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Transparency at FDA: A Work in Progress

A mantra of the new Administration is that government needs to be transparent. While the goal is laudable, the scope of the task is often ill-defined and everyone has their own ideas about what transparency means. FDA’s efforts must be viewed as a work in progress that may stretch over years.

The agency has gotten off to a good start with a transparency task force, chaired by Principal Deputy Commissioner, Dr. Joshua Sharfstein. In an earlier post, I addressed some of the likely outcomes of the task force’s work: http://www.fdamatters.com/?p=285.

What I didn’t discuss at the time were some key issues the Task Force needs to address. Here are my thoughts:

Information is not transparent if it is available, but can’t be found. There are hundreds of thousands of pages of information that are publicly accessible from the FDA website. This number will grow steadily as additional archival documents and newly generated materials are posted.

It can be very hard to find what you want in this mass of information. The new FDA website is an improvement. Yet, the homepages for the FDA and the Centers are too cluttered….and not organized to easily get the link you want. Until the agency home pages deliver information effectively, FDA needs to highlight the search functions on the site.

Information is not transparent if it cannot be accessed in a timely fashion. Freedom of Information Act (FOIA) requests often take months to be settled. Expanding the range and depth of materials on the website will help. Still, FOIA requests should be acknowledged within 10 days and a very high percentage fulfilled within 30 days.

Information is not transparent if it isn’t readily available to the media. There is robust coverage of FDA in general circulation and trade publications and in new media (such as this blog). However, veteran FDA reporters, such as Jim Dickinson, tell me that access to agency information and FDA subject matter experts has narrowed considerably over the last 15 to 20 years. FDA needs to remove barriers to access by journalists. For most people on most topics, the media is their source of information on agency activities.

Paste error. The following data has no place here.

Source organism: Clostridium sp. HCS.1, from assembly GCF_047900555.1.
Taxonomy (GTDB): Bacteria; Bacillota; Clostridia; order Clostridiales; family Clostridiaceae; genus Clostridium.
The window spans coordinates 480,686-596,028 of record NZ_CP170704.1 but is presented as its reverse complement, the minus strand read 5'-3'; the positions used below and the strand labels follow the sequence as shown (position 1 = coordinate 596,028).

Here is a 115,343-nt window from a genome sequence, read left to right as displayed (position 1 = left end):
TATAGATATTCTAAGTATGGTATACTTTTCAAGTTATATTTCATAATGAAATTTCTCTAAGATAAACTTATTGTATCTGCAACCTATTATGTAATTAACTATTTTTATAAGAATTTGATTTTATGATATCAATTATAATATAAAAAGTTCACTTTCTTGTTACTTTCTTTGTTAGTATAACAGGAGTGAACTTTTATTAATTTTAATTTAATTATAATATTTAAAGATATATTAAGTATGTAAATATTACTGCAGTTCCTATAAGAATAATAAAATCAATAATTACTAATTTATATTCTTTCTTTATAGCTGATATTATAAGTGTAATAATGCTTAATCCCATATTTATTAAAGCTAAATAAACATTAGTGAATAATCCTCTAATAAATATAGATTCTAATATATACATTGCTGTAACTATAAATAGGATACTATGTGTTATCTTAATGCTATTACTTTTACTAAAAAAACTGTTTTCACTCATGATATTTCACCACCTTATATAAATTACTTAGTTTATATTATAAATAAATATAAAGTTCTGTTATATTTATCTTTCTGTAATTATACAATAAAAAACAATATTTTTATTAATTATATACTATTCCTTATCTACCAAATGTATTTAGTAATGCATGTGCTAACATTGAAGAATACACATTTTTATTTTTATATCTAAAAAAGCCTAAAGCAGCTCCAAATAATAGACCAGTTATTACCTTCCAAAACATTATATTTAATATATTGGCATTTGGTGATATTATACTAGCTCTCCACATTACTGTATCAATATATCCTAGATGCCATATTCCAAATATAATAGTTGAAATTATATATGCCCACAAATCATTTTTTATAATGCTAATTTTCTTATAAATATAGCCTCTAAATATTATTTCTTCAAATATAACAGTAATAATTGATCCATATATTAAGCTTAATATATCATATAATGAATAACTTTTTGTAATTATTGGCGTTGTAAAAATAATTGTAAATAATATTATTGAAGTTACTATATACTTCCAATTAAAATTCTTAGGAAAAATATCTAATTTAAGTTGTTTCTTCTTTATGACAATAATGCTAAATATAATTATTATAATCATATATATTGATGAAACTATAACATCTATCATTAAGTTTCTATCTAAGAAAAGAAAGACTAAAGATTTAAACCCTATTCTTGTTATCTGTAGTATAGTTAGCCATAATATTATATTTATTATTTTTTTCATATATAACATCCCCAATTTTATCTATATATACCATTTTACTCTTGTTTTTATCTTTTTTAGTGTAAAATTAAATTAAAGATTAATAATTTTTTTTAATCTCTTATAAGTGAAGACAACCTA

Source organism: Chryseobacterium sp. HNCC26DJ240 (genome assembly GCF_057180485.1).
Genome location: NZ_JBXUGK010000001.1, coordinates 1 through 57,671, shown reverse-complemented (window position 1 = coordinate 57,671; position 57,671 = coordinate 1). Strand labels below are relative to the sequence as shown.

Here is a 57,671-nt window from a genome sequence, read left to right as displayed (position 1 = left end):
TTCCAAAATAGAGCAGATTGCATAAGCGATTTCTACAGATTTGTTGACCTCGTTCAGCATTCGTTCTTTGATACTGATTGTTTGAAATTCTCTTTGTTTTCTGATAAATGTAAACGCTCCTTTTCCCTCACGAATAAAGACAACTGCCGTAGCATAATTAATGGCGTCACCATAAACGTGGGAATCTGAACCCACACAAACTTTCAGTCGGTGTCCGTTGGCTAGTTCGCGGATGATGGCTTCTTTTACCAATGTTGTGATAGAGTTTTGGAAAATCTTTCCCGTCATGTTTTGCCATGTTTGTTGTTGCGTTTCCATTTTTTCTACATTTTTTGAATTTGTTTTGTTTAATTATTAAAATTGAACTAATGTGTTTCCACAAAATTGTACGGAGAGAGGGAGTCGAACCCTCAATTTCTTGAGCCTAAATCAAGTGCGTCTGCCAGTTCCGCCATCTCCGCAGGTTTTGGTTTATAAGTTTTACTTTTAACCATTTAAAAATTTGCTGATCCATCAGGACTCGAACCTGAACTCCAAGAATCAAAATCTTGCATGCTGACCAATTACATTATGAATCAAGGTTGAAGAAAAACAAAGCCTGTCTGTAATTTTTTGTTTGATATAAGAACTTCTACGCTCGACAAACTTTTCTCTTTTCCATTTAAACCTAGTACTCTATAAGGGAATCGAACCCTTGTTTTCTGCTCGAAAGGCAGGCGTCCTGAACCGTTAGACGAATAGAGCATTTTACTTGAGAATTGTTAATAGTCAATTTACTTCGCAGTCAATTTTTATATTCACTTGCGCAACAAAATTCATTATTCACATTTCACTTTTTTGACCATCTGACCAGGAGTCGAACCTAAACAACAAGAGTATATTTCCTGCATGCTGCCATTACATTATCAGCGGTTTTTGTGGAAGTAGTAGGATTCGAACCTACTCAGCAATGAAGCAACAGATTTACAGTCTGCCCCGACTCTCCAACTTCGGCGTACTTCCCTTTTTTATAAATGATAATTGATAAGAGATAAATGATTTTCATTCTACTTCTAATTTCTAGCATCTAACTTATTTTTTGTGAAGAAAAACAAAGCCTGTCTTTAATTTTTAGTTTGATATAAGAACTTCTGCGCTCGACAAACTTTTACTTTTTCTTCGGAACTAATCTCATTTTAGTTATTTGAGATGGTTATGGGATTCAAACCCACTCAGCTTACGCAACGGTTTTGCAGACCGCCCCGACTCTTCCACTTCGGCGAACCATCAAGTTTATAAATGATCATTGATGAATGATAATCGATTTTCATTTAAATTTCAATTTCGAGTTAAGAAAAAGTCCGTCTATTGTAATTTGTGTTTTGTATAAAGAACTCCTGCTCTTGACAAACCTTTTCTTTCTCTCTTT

Some of FDA’s transparency policies should be based on “lessons learned” by other government agencies. In particular, state governments have already converted to a more open, user-friendly approach. There are dozens of organizations that have comparable amounts of information stretched across hundreds of topics, yet have confronted and conquered the website clutter problem.

Other policies need to recognize FDA’s uniqueness. It is a public health agency, a scientific agency and a regulator. It oversees products that represent a quarter of consumer spending. It is a repository of confidential business information with a collective value that probably exceeds $100B. Balancing these proprietary concerns with public health needs is likely to be the most difficult part of the task force’s mission and may not be finalized any time soon. While this is being resolved, FDA could improve agency transparency by addressing the three issues I have raised above.

Transparency is a state of mind. It may take considerable time before “open” and “available” become the default choice of federal government agencies. It is certainly not in FDA’s cultural or institutional DNA to be transparent. FDA’s progress can be measured in days and months, but comprehensive policies may still take years.


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